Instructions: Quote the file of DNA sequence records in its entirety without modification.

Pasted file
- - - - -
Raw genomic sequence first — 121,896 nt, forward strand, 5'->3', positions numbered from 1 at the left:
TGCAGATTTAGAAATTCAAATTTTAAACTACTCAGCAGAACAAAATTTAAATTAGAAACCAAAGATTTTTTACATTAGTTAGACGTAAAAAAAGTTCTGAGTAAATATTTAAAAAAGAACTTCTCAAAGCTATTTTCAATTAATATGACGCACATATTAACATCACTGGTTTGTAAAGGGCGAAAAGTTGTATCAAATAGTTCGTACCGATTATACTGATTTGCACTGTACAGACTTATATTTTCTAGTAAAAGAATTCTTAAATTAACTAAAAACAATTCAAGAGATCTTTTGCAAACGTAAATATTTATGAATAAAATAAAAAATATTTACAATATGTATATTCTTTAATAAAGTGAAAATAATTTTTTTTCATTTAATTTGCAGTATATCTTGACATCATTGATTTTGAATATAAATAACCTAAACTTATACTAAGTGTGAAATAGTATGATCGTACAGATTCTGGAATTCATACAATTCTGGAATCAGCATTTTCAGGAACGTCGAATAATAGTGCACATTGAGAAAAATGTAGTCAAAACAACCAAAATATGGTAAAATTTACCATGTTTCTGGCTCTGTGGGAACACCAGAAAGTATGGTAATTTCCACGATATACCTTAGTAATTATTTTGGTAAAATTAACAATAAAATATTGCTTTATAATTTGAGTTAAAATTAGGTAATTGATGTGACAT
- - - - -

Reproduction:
Raw genomic sequence first — 121,896 nt, forward strand, 5'->3', positions numbered from 1 at the left:
TGCAGATTTAGAAATTCAAATTTTAAACTACTCAGCAGAACAAAATTTAAATTAGAAACCAAAGATTTTTTACATTAGTTAGACGTAAAAAAAGTTCTGAGTAAATATTTAAAAAAGAACTTCTCAAAGCTATTTTCAATTAATATGACGCACATATTAACATCACTGGTTTGTAAAGGGCGAAAAGTTGTATCAAATAGTTCGTACCGATTATACTGATTTGCACTGTACAGACTTATATTTTCTAGTAAAAGAATTCTTAAATTAACTAAAAACAATTCAAGAGATCTTTTGCAAACGTAAATATTTATGAATAAAATAAAAAATATTTACAATATGTATATTCTTTAATAAAGTGAAAATAATTTTTTTTCATTTAATTTGCAGTATATCTTGACATCATTGATTTTGAATATAAATAACCTAAACTTATACTAAGTGTGAAATAGTATGATCGTACAGATTCTGGAATTCATACAATTCTGGAATCAGCATTTTCAGGAACGTCGAATAATAGTGCACATTGAGAAAAATGTAGTCAAAACAACCAAAATATGGTAAAATTTACCATGTTTCTGGCTCTGTGGGAACACCAGAAAGTATGGTAATTTCCACGATATACCTTAGTAATTATTTTGGTAAAATTAACAATAAAATATTGCTTTATAATTTGAGTTAAAATTAGGTAATTGATGTGACAT